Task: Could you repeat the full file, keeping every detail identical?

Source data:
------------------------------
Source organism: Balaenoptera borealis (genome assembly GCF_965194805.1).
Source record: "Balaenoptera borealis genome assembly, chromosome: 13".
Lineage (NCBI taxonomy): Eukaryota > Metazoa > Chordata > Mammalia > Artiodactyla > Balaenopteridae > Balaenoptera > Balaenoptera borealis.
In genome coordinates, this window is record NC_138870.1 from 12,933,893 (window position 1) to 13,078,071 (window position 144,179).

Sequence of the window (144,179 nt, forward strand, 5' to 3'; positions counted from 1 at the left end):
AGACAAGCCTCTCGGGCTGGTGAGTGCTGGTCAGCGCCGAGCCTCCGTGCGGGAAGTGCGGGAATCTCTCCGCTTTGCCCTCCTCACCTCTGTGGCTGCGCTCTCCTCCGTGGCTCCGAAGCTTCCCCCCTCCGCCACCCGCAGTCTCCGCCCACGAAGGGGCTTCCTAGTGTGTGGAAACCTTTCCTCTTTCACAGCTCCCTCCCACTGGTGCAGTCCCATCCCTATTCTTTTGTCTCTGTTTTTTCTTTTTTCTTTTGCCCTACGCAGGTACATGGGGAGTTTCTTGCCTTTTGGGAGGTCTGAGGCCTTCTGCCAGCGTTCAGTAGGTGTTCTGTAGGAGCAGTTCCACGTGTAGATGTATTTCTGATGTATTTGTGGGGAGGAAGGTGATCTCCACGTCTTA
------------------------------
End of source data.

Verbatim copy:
Source organism: Balaenoptera borealis (genome assembly GCF_965194805.1).
Source record: "Balaenoptera borealis genome assembly, chromosome: 13".
Lineage (NCBI taxonomy): Eukaryota > Metazoa > Chordata > Mammalia > Artiodactyla > Balaenopteridae > Balaenoptera > Balaenoptera borealis.
In genome coordinates, this window is record NC_138870.1 from 12,933,893 (window position 1) to 13,078,071 (window position 144,179).

Sequence of the window (144,179 nt, forward strand, 5' to 3'; positions counted from 1 at the left end):
AGACAAGCCTCTCGGGCTGGTGAGTGCTGGTCAGCGCCGAGCCTCCGTGCGGGAAGTGCGGGAATCTCTCCGCTTTGCCCTCCTCACCTCTGTGGCTGCGCTCTCCTCCGTGGCTCCGAAGCTTCCCCCCTCCGCCACCCGCAGTCTCCGCCCACGAAGGGGCTTCCTAGTGTGTGGAAACCTTTCCTCTTTCACAGCTCCCTCCCACTGGTGCAGTCCCATCCCTATTCTTTTGTCTCTGTTTTTTCTTTTTTCTTTTGCCCTACGCAGGTACATGGGGAGTTTCTTGCCTTTTGGGAGGTCTGAGGCCTTCTGCCAGCGTTCAGTAGGTGTTCTGTAGGAGCAGTTCCACGTGTAGATGTATTTCTGATGTATTTGTGGGGAGGAAGGTGATCTCCACGTCTTA